[4] Luciano Canfora. Discorsi e lettere di Demostene. Discorsi all’assemblea, volume 1. Utet, Torino, 1974.

[5] Christopher W. Forstall and Walter J. Scheirer. Features from frequency: authorship and stylistic analysis using repetitive sound. Journal of the Chicago Colloquium on Digital Humanities and Computer Science, 1(2), 2010.

[6] Patrick Juola. Authorship attribution. Foundations and Trends in Information Retrieval, 1(3):233–334, 2006.

[7] Mike Kestemont. Function words in authorship attribution. from black magic to theory? In Proceedings of the 3rd Workshop on Computational Linguistics for Literature (CLFL), pages 59–66, Gothenburg, Sweden:, 2014. Association for Computational Linguistics.

[8] Moshe Koppel, Jonathan Schler, and Shlomo Argamon. Computational methods in authorship attribution. Journal of the American Society for Information Science and Technology, 60(1):9–26, 2009.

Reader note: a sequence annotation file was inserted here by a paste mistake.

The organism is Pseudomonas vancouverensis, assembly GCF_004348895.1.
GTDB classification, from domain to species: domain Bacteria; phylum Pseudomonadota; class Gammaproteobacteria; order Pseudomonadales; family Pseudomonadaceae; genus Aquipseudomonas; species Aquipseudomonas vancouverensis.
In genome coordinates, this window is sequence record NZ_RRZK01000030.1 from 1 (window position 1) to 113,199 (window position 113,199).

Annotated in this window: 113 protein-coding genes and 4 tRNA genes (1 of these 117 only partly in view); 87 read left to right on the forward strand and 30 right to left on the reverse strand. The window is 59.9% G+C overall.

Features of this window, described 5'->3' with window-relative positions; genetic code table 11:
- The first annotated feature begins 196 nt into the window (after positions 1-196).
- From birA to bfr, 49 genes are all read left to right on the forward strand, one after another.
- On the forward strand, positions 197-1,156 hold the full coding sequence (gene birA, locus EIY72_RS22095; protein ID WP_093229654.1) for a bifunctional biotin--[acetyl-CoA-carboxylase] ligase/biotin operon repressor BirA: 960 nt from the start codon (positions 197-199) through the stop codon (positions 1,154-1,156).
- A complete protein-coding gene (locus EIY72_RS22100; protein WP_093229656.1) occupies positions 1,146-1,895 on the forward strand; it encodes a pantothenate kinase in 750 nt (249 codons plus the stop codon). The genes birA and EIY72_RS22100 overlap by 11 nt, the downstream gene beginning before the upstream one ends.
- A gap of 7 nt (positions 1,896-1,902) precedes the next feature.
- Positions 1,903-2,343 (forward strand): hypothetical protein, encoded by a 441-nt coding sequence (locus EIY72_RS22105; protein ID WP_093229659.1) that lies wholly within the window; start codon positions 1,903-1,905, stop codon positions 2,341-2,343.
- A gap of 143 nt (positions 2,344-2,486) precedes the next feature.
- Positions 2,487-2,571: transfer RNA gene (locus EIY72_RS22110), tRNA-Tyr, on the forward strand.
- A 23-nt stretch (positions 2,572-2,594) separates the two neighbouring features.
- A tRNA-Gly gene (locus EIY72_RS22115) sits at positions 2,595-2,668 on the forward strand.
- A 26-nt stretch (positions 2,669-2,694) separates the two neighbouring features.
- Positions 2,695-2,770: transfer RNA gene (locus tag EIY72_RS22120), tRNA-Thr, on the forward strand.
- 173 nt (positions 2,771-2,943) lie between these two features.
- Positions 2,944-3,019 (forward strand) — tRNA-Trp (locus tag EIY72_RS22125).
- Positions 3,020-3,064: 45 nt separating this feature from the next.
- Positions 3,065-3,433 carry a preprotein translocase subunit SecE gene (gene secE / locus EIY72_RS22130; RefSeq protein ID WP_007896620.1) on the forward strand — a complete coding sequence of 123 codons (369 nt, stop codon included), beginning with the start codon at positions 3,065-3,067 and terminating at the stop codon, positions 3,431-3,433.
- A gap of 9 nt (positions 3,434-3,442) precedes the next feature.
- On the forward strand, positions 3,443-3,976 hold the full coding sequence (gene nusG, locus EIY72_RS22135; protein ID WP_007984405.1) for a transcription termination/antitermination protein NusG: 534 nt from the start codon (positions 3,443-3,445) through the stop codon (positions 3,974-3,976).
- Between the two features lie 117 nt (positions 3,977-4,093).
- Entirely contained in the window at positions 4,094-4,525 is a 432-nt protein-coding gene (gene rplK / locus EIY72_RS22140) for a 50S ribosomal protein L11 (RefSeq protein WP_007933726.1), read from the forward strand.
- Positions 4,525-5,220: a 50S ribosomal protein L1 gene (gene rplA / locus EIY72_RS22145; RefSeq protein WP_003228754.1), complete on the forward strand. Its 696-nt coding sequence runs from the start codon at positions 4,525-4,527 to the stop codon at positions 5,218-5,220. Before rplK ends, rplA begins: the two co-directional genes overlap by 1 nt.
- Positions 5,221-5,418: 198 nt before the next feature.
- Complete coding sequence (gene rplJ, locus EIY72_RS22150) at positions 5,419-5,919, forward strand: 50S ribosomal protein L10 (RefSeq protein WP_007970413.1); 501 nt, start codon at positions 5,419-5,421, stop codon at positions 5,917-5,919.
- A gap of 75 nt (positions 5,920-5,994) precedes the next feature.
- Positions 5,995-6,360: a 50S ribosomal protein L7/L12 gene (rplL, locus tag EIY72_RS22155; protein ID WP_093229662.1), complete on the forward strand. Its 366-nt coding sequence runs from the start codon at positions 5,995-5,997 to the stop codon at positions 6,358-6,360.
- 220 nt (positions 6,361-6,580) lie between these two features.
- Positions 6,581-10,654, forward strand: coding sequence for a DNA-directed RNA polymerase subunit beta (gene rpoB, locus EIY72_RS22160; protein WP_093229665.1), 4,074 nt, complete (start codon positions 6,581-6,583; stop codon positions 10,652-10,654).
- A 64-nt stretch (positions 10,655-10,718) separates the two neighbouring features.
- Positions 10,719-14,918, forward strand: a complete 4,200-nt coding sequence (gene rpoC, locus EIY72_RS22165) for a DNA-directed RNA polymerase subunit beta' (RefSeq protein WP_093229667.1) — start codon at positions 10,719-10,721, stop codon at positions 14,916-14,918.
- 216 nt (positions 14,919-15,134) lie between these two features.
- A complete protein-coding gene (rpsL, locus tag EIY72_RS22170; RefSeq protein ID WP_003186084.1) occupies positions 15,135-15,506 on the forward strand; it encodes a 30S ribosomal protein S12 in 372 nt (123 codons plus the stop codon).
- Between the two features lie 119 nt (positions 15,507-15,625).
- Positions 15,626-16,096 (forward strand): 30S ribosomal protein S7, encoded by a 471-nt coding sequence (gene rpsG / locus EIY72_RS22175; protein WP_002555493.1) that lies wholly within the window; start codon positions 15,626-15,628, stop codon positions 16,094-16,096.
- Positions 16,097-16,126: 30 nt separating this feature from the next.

[9] Yann LeCun, Yoshua Bengio, and Geoffrey Hinton. Deep learning. Nature, 521(7553):436–444, 2015.

[10] Bernd Ludwig. A contribution to the question of authenticity of Rhesus using part-of-speech tagging. In Gerhard Brewka, Christopher Habel, and Bernhard Nebel, editors, KI-97: Advances in Artificial Intelligence, pages 231–242. Springer, Berlin and Heidelberg, 1997.

[11] Efstathios Stamatatos. A survey of modern authorship attribution methods. Journal of the Association for Information Science and Technology, 60(3):538–556, 2009.

[12] Stephen Charles Todd. A Commentary on Lysias, speeches 1-11. Oxford University Press, Oxford, 2007.

[13] Stephen Usher and Dietmar Najock. A statistical study of authorship in the Corpus Lysiacum. Computers and the Humanities, 16(2):85–105, October 1982.

[14] Laurens van der Maaten and Geoffrey E. Hinton. Visualizing high-dimensional data using t-sne. Journal of Machine Learning Research, 9:2579–2605, 2008.